289 F.3d 1193, 1216 (10th Cir. 2002); see also Trujillo, 465 F.3d 1222-23 (noting
courts dispositional choices upon finding lack of personal jurisdiction are
transfer or dismissal without prejudice); Arocho, 367 F. Appx at 951 n.10
(same). The magistrate judge did not cite any authority for this deviation, but just
stated that her look at the merits in connection with the question of transfer
indicated that defendant Lappin was entitled to a judgment on the merits. There
is a fundamental problem with this approach tied to the rationale for the precedent
from which it departs.
Like subject matter jurisdiction, [p]ersonal jurisdiction, too, is an essential
element of the jurisdiction of a district court, without which the court is powerless
to proceed to an adjudication. Ruhrgas AG v. Marathon Oil Co., 526 U.S. 574,

everywhere on the basis of a general policy (however unconstitutional) not aimed
specifically at the particular forum state; but he could be held liable, in the proper
forum, for his unconstitutional policies. Thus, for example, if a BOP director
were to initiate a policy plainly denying prisoners constitutionally mandated care,
legal relief would be available in a forum that could exercise personal jurisdiction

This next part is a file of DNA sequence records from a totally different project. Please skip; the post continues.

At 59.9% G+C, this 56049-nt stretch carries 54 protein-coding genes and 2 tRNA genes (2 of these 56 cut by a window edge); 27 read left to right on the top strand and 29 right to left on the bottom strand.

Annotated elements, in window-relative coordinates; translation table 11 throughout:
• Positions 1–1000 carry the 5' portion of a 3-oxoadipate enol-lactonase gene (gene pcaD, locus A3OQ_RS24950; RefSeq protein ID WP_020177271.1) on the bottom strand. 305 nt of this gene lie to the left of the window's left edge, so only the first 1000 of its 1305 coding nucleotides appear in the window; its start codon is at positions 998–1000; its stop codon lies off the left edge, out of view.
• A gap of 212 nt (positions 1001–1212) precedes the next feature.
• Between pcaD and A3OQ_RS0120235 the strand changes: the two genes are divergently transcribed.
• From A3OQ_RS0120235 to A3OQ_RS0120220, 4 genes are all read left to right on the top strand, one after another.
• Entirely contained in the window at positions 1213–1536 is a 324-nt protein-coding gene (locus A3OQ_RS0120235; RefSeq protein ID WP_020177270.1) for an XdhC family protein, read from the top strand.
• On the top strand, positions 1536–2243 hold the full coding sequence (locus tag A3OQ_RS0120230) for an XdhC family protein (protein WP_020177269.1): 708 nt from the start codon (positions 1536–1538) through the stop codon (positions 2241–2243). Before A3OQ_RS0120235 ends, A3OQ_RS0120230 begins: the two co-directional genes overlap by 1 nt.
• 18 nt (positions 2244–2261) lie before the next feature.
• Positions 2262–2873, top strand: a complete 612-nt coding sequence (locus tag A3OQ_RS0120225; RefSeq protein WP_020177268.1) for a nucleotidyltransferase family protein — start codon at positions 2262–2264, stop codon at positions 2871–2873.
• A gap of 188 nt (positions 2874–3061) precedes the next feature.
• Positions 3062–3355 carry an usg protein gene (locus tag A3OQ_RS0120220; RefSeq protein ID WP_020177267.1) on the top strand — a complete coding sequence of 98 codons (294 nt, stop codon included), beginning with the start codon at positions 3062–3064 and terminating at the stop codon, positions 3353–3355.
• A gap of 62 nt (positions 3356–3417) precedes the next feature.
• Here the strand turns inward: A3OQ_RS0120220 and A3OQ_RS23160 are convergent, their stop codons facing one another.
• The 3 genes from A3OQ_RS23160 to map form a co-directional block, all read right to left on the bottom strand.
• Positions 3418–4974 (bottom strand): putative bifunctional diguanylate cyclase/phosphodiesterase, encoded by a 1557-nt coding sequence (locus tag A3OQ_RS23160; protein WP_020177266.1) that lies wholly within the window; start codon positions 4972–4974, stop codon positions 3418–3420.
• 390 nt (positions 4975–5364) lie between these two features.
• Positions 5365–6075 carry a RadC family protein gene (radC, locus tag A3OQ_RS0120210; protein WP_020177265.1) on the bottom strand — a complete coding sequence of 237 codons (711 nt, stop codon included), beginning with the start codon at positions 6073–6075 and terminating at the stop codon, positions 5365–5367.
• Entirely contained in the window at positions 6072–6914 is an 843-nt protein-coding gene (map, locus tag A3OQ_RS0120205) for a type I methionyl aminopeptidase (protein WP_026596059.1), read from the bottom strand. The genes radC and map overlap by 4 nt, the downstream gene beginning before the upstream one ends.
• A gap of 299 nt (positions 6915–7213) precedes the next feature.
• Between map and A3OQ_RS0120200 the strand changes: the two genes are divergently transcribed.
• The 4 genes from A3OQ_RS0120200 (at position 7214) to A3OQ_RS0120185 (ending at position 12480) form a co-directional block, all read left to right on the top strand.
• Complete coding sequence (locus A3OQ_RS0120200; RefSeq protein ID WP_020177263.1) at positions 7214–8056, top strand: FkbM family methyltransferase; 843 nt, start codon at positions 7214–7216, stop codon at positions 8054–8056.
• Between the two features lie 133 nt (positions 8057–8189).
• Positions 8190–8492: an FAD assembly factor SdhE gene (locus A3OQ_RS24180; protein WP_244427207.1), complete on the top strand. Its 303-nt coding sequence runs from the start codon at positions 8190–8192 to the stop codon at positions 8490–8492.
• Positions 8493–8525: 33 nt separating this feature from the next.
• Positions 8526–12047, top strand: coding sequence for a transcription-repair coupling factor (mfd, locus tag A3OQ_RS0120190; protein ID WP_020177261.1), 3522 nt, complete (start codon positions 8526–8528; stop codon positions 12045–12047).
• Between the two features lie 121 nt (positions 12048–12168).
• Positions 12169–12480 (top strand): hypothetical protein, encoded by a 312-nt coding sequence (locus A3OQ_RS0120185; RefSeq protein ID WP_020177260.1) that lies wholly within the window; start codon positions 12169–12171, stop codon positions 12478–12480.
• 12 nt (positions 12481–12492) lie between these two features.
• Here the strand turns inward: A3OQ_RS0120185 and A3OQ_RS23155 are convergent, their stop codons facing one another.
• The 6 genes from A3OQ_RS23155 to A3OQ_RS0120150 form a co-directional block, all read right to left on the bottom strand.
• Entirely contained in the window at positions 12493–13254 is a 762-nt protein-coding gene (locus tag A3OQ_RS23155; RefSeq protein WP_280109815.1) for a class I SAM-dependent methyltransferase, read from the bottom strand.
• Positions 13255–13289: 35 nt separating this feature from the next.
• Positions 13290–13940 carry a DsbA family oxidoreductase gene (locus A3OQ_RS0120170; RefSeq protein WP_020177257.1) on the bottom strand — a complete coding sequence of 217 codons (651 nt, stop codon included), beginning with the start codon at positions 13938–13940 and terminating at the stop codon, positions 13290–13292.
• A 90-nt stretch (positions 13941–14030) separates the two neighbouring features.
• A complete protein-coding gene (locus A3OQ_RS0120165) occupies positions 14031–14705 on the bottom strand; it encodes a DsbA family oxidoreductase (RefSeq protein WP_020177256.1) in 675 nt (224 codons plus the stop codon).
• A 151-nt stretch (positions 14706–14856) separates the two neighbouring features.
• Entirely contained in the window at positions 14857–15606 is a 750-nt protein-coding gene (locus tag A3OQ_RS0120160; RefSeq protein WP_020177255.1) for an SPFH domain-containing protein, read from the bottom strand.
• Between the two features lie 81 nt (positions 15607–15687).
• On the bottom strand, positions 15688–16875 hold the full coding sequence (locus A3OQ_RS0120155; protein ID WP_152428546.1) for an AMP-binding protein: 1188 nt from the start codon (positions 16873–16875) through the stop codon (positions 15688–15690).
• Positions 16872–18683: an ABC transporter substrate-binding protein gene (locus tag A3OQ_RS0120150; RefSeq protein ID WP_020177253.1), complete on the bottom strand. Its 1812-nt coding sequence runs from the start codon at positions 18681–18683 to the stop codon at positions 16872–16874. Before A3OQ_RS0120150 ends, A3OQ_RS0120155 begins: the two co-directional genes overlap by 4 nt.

over the director. But here, while defendant Lappin vaguely alluded to decisions
he has made broadly affecting the provision of medical services in federal
prisons, there is no evidence of an unconstitutional policy relevant to plaintiffs

584 (1999) (internal quotation marks and ellipses omitted). Absent the power to
proceed to an adjudication, a court must dismiss without prejudice because it
cannot enter a judgment on the merits. Guidry v. U. S. Tobacco Co., 188 F.3d
619, 623-24 n.2 (5th Cir. 1999) (noting Ruhrgas dictates dismissal without
prejudice for lack of personal jurisdiction); see Brereton v. Bountiful City Corp.,
434 F.3d 1213, 1217 (10th Cir. 2006) (holding that once a court determines it
lacks jurisdiction over a claim, it perforce lacks jurisdiction to make any
determination of the merits). To be sure, a court may consider the merits of a
claim over which it lacks personal (or subject matter) jurisdiction in deciding